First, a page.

Augmented reality allows consumers to see products true to size in their home with the touch of a button. One of the essential characteristics of AR is the immersive feeling of “being in the real world” while interacting with a 3D design. The same applications can easily extend to outdoor or landscaping equipment retailers. With AR, customers have access to a more immersive experience browsing tools and materials from home. A mower  or tractor can be measured to scale and projected into a customer’s own garage or tool shed. Landscaping can even be visualized in the yard. Product sizes and designs can be easily compared before purchase, reducing buyer’s remorse.

Innovative ways to capture online shoppers while maintaining accurate product models are more important than ever, especially in an industry where a specific tool or material can dictate an entire project. A recent report by Statista Research outlined the unprecedented growth in online shopping since 2020. The number of digital buyers in the United States is projected to hit almost 300 million by 2025, or  nearly 91% of the U.S. population.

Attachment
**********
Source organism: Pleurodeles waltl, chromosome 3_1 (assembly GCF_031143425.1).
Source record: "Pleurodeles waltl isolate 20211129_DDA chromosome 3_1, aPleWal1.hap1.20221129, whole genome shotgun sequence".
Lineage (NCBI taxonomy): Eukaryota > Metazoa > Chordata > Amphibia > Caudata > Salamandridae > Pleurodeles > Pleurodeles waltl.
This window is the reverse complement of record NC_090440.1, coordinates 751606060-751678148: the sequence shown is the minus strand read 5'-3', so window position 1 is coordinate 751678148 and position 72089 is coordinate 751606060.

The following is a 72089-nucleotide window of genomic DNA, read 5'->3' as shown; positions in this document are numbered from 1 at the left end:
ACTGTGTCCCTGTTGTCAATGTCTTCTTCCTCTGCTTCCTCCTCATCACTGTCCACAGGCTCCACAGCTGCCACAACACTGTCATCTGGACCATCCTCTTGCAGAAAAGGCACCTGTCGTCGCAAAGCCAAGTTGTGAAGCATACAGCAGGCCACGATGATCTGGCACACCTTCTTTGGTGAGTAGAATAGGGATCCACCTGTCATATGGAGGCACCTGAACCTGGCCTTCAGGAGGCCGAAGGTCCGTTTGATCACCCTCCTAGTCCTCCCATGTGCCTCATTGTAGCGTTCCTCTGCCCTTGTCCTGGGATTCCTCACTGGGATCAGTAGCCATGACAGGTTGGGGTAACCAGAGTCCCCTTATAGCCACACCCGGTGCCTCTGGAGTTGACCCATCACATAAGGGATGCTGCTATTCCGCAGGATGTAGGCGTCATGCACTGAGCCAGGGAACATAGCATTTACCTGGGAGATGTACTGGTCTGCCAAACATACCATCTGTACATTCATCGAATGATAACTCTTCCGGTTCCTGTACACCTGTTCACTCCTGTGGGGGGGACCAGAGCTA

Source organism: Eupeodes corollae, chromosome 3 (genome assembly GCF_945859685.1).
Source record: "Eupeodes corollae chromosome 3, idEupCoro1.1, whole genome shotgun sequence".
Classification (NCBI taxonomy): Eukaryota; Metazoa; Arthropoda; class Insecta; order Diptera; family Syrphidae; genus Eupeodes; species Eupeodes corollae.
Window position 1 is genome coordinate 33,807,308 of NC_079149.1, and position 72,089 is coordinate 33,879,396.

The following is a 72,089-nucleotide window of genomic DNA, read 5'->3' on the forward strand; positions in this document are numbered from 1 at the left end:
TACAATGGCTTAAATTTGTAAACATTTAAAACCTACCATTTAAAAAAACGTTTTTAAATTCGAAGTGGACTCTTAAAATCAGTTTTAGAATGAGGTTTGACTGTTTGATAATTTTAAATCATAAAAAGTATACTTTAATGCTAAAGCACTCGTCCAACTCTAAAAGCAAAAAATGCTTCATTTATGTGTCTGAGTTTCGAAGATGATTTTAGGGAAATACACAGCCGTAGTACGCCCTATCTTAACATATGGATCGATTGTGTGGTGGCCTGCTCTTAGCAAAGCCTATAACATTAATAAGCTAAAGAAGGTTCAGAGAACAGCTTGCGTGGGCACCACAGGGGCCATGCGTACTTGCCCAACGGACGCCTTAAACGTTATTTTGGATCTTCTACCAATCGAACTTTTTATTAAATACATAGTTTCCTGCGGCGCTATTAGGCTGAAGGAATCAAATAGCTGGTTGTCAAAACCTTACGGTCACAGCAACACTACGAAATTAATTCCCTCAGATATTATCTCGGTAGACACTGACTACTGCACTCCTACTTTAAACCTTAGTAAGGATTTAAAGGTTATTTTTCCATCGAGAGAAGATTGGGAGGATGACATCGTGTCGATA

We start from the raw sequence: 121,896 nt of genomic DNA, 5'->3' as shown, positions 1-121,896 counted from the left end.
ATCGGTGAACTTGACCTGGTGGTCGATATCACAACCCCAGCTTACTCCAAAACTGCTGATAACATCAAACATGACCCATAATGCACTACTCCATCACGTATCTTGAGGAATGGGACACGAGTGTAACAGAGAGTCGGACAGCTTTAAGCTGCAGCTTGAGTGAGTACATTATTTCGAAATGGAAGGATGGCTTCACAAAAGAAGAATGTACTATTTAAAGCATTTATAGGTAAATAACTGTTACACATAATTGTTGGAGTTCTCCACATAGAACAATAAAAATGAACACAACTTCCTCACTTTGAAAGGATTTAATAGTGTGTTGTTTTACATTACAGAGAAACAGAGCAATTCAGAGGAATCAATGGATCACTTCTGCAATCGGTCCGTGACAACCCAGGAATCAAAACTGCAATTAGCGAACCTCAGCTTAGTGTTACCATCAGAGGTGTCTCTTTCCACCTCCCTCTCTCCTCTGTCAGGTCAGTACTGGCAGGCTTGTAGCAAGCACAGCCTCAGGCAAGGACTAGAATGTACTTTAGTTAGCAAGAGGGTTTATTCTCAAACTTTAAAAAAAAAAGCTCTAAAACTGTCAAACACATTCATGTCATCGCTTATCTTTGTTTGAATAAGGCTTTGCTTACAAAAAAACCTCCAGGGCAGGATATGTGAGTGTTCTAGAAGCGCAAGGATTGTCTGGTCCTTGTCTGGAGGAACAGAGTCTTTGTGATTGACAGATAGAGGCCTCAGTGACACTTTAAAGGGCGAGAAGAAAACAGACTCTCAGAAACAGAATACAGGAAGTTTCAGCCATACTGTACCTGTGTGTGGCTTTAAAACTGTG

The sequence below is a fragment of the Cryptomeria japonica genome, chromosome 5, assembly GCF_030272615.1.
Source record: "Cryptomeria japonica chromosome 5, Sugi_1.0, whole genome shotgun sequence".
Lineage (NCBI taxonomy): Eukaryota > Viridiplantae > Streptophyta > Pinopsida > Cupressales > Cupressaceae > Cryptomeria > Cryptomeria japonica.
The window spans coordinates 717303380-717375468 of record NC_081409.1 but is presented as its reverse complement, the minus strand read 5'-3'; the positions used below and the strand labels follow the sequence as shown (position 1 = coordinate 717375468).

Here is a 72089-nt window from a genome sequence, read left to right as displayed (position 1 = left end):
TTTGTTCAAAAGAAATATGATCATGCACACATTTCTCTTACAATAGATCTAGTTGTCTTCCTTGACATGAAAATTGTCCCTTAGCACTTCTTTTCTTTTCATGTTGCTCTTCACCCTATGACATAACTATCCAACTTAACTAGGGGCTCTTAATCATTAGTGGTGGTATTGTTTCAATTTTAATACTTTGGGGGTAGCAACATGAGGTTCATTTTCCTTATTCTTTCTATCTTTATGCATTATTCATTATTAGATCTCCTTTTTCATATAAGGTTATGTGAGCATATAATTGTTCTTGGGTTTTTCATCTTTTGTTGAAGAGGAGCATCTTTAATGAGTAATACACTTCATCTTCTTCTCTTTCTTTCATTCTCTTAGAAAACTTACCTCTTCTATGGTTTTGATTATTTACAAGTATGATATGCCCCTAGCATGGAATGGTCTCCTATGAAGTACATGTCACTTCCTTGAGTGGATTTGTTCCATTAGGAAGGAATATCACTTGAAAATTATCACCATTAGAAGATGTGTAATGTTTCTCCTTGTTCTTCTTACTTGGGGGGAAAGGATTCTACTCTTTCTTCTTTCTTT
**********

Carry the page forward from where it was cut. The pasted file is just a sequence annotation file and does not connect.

AR and Landscape Design

So, where does AR fit into the landscape design industry beyond online retailers?

Building a scene plays a crucial role in presenting spatial relationships, structure and cohesion in modern landscape design. Augmented reality’s capability to blend the digital and real-world into one visual experience offers clear advantages over other representation tools traditionally used in design, like 2D sketches, images or videos. It even goes miles beyond other, entirely digital 3D renders by merging potential new design elements into an existing landscape.

Users can explore what could be their new garden, back patio or any other outdoor area in real time, to scale and at any angle with AR’s 3D capabilities. Textures, materials and even elements like plants can be added to provide a more realistic and complete picture of a final design. Most importantly, the interaction between people and the environment can be achieved with AR that simply isn’t possible with any other software. A client can experience what it will feel like to walk through their new entertaining area or navigate their new yard before a full investment is executed.